Facebook Slider
Kenneth McMurtrie

Kenneth McMurtrie

Wino & Conny Ochs - Freedom Conspiracy

Previously best known to me from the days when collecting sub-mainstream metal albums was high on my agenda, making St. Vitus an important discovery, on Freedom Conspiracy Scott ‘Wino’ Weinrich reveals a hitherto unexpected side with his acoustic, country-ish songs.

With the album’s cover bringing to mind John Fahey there was a pretty good chance that what it contained wouldn’t be exactly doom metal but the clarity of tracks such as ‘Timeless Spirit’ was a real revelation. The duel guitar work & harmonising that the collaboration with Germany’s Conny Ochs allows for makes for some very effective yet sparse inclusions in the album’s 13 tracks, particularly on ‘The Dirt Floor’. Ochs & Wino previously collaborated on the Heavy Kingdom album from 2012.

Electricity & a bit of a quickening of pace come into the mix on ‘Heavy Heart’ as the guys kick it up a gear to tell a tale of love gone bad. As far as subject matter on the whole album goes though it’s safe to say this is one of the staples – you probably shouldn’t be on the gin and alone on a weekend night when playing Freedom Conspiracy.

Given Wino’s normally gruff vocals with St. Vitus, The Obsessed, Dave Grohl’s Probot etc. the singing here is on a par with the difference between Slipknot & Stone Sour. If asked to predict a contemporary that he’d probably sound like there’s a good chance that Steve Earle or Mark Lanegan would be high in the survey but his tones manage to be far lighter than either of them. Maybe he gave up smoking at an early age. Monster Magnet’s Dave Wyndorf is probably the best comparison, at least on the songs where his vocals really reach out (‘Crystal Madonna’ for one example).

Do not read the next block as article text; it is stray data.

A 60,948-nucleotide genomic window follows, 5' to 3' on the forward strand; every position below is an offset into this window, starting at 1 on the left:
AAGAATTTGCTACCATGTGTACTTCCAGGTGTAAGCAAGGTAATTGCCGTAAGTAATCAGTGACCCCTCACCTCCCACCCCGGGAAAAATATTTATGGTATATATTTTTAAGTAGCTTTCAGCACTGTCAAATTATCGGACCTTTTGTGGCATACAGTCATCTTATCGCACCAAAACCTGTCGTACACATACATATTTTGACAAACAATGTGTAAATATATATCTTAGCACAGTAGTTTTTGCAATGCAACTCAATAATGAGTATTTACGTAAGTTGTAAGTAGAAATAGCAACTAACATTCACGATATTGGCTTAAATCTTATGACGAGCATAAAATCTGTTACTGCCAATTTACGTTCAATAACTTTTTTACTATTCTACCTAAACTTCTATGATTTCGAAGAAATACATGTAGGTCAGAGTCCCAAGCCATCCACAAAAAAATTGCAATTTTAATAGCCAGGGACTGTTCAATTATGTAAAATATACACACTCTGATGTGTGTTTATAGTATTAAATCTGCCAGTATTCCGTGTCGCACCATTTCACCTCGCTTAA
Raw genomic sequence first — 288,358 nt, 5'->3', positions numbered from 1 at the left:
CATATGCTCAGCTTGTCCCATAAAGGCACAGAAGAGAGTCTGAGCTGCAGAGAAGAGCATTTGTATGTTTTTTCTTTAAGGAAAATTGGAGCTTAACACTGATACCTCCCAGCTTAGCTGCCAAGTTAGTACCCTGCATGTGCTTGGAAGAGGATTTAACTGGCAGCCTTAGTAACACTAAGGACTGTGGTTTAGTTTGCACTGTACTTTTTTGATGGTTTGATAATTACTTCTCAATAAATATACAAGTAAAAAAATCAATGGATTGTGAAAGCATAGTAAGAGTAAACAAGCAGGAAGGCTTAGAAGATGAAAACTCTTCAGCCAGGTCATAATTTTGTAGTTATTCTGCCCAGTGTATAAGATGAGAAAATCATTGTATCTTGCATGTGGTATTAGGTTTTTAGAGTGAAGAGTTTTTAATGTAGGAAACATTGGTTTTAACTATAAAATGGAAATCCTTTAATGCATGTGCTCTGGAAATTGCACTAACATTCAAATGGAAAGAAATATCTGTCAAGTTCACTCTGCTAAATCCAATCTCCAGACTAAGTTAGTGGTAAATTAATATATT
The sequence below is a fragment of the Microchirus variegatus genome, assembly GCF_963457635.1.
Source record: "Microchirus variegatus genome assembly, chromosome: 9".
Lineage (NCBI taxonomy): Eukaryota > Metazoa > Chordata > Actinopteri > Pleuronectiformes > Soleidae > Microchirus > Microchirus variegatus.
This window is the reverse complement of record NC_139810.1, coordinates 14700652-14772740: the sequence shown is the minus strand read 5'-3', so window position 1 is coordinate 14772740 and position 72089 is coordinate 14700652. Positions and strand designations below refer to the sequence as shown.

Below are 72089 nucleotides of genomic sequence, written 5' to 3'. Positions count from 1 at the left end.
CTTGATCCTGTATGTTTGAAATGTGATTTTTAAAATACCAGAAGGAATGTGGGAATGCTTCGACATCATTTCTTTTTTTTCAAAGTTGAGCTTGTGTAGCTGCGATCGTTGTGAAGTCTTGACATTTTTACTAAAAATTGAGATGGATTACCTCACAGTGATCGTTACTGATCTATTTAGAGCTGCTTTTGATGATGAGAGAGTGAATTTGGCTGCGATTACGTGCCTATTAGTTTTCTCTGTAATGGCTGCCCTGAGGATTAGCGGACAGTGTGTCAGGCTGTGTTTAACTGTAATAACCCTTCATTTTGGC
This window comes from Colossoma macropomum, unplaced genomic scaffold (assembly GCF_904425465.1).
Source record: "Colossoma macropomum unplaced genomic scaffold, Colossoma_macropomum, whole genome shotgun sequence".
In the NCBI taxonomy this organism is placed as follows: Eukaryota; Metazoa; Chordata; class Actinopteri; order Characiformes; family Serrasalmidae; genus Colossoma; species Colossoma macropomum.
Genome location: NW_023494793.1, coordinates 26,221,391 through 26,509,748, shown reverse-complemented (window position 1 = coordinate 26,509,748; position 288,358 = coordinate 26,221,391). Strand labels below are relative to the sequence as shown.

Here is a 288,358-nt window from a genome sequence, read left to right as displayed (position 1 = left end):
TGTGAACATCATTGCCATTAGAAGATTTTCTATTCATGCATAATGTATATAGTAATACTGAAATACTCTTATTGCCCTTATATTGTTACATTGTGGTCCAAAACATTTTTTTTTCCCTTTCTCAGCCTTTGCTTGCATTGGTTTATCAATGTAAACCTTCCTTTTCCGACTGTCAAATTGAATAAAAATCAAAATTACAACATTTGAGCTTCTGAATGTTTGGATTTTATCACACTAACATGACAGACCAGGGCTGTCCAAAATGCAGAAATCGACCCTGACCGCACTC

Freedom Conspiracy isn’t, therefore, a driving album in either sense of the word & nor is it one you’re going to play at your housewarming but it’s a deeply considered work from two musicians on top form and one that further shines a light on Wino’s versatility. A good lesson in the art of not pigeonholing people.

Freedom Conspiracy is available from amazon & iTunes.

Lower Dens - Escape From Evil

By opting for something akin to a Bassett's Allsorts advert for the cover of third album Escape From Evil Lower Dens, in stepping away from their resolutely black & white previous cover art, give a handy visual signal that what's contained within is also of a more colourful nature.

There's a greater expansiveness to opening track 'Sucker's Shangri-la' than the band have previously been known for with Jana Hunter's vocals shining through her self-production to a far higher degree than in the past. This in turn elevates her overall presence across the album's ten tracks. The signs were always there of course but clearly the band needed to work up to this point at their own pace, achieving a body of work in the process that although differing noticeably from its earliest point to its latest yet remains cohesively linked.
Bigger venues surely beckon for the band's next time out on the road, a fact that may well fill long term fans with horror but which the group now seem entirely ready for, both in terms of having the songs to reach every corner of those halls and the greater confidence with which to deliver them. They'd have got there eventually but with Escape From Evil under their belts the awkward transition that in the main dogs such steps up at a certain point has definitely been side-stepped.    
2012's Nootropics exposed a greater number of people to Lower Dens' textural and more left-field abilities whilst Hunter's stand against the likes of Spotify did much to highlight the iniquities of the payments made by such websites. With Escape From Evil the band will hopefully continue to manage to have no recourse to the latter as they comprehensively build on that growing fan-base with this set of warm, cleanly produced and tonally absorbing songs. 

Escape From Evil is available from amazon & iTunes.

Subscribe to this RSS feed